- Removal of Assets from the Estate – When you transfer assets to a CLT, those assets are no longer considered part of your taxable estate. The income and appreciation generated by the trust are directed to the charitable beneficiaries, effectively reducing the taxable value of your estate. This can result in significant estate tax savings, especially if the assets in the trust experience substantial growth over time.
- Time-Limited Charitable Lead Trusts – A time-limited CLT, typically a grantor trust, allows for a fixed term during which the charitable beneficiaries receive income from the trust. Once the term ends, the remaining assets in the trust can pass to your non-charitable beneficiaries, such as family members, with little or no additional estate tax implications. This strategy can effectively transfer wealth to the next generation while benefiting charitable causes during the trust term.
CLTs can help you establish a lasting philanthropic legacy by supporting charitable causes beyond your lifetime. You can significantly impact the causes you care about and leave a charitable legacy for future generations.
- Continued Support for Charitable Causes – By establishing a CLT, you can provide ongoing financial support to charitable organizations or causes that are meaningful to you. The income generated by the trust is directed to the charitable beneficiaries during the trust term. This ensures that your philanthropic goals and values are honored beyond your lifetime.
- Multi-Generational Impact – CLTs can involve multiple generations in your philanthropic legacy. You can designate family members or other individuals as trustees or advisors for the trust, allowing them to participate in the charitable giving process and learn about philanthropy. This can instill a sense of giving back in future generations and create a lasting legacy of charitable involvement.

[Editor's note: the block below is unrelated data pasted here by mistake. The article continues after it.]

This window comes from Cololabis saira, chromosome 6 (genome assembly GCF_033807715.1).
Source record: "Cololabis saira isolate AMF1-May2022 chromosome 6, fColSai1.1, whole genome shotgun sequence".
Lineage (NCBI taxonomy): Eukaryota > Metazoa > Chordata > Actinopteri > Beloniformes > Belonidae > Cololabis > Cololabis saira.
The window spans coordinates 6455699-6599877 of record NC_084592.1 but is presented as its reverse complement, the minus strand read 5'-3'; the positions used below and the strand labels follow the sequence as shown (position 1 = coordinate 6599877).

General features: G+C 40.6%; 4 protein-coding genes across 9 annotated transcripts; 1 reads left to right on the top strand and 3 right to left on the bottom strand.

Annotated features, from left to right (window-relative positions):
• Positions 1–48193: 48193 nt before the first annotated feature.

Because charitable lead trusts are irrevocable, we recommend careful planning to ensure the trust can make its required payments during the trust term. It’s important to consult with an experienced estate planning attorney or financial advisor to understand the benefits and considerations of charitable lead trusts, as the effectiveness and implications may vary depending on individual circumstances and applicable tax laws.
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SignatureFD is a financial advising firm headquartered in Atlanta, Georgia. We believe in helping our clients achieve wealth beyond money. Our team of investment, financial planning, and tax experts are committed to proactively helping clients take control of their financial lives and achieve their goals.
Elizabeth Burdette, JD, CAP®, is the director of giving at SignatureFD. She helps guide individuals and families looking for ways to give back by providing resources and advice to empower their decision-making. Burdette is a member of the Association of Donor Relations Professionals and the state bars of Georgia and Texas.